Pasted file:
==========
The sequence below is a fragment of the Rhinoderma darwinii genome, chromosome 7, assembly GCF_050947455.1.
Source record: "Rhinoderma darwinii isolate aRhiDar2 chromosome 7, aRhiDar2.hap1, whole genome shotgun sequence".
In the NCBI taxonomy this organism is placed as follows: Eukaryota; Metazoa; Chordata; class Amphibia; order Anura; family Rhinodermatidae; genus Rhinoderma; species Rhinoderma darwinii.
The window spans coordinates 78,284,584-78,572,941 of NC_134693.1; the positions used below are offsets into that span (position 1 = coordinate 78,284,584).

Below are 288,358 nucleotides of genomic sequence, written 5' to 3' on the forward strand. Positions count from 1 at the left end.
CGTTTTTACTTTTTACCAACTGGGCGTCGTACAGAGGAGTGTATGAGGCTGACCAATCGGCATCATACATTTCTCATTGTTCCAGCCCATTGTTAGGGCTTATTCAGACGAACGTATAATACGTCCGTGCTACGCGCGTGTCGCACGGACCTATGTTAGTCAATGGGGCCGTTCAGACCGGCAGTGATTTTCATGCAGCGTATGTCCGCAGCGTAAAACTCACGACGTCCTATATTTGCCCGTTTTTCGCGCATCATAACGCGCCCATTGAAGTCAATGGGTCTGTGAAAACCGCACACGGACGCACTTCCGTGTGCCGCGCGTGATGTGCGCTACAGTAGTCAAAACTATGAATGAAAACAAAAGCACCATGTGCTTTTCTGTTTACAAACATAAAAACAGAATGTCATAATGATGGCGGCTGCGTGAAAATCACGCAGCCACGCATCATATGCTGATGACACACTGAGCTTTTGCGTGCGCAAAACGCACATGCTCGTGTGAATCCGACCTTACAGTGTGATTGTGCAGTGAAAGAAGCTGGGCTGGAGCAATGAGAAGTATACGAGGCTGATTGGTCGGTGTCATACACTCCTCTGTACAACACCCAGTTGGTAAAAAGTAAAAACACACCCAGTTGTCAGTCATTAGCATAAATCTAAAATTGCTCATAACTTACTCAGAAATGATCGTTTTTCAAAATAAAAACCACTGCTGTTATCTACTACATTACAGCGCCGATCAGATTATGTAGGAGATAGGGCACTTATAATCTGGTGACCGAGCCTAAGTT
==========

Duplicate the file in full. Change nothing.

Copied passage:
The sequence below is a fragment of the Rhinoderma darwinii genome, chromosome 7, assembly GCF_050947455.1.
Source record: "Rhinoderma darwinii isolate aRhiDar2 chromosome 7, aRhiDar2.hap1, whole genome shotgun sequence".
In the NCBI taxonomy this organism is placed as follows: Eukaryota; Metazoa; Chordata; class Amphibia; order Anura; family Rhinodermatidae; genus Rhinoderma; species Rhinoderma darwinii.
The window spans coordinates 78,284,584-78,572,941 of NC_134693.1; the positions used below are offsets into that span (position 1 = coordinate 78,284,584).

Below are 288,358 nucleotides of genomic sequence, written 5' to 3' on the forward strand. Positions count from 1 at the left end.
CGTTTTTACTTTTTACCAACTGGGCGTCGTACAGAGGAGTGTATGAGGCTGACCAATCGGCATCATACATTTCTCATTGTTCCAGCCCATTGTTAGGGCTTATTCAGACGAACGTATAATACGTCCGTGCTACGCGCGTGTCGCACGGACCTATGTTAGTCAATGGGGCCGTTCAGACCGGCAGTGATTTTCATGCAGCGTATGTCCGCAGCGTAAAACTCACGACGTCCTATATTTGCCCGTTTTTCGCGCATCATAACGCGCCCATTGAAGTCAATGGGTCTGTGAAAACCGCACACGGACGCACTTCCGTGTGCCGCGCGTGATGTGCGCTACAGTAGTCAAAACTATGAATGAAAACAAAAGCACCATGTGCTTTTCTGTTTACAAACATAAAAACAGAATGTCATAATGATGGCGGCTGCGTGAAAATCACGCAGCCACGCATCATATGCTGATGACACACTGAGCTTTTGCGTGCGCAAAACGCACATGCTCGTGTGAATCCGACCTTACAGTGTGATTGTGCAGTGAAAGAAGCTGGGCTGGAGCAATGAGAAGTATACGAGGCTGATTGGTCGGTGTCATACACTCCTCTGTACAACACCCAGTTGGTAAAAAGTAAAAACACACCCAGTTGTCAGTCATTAGCATAAATCTAAAATTGCTCATAACTTACTCAGAAATGATCGTTTTTCAAAATAAAAACCACTGCTGTTATCTACTACATTACAGCGCCGATCAGATTATGTAGGAGATAGGGCACTTATAATCTGGTGACCGAGCCTAAGTT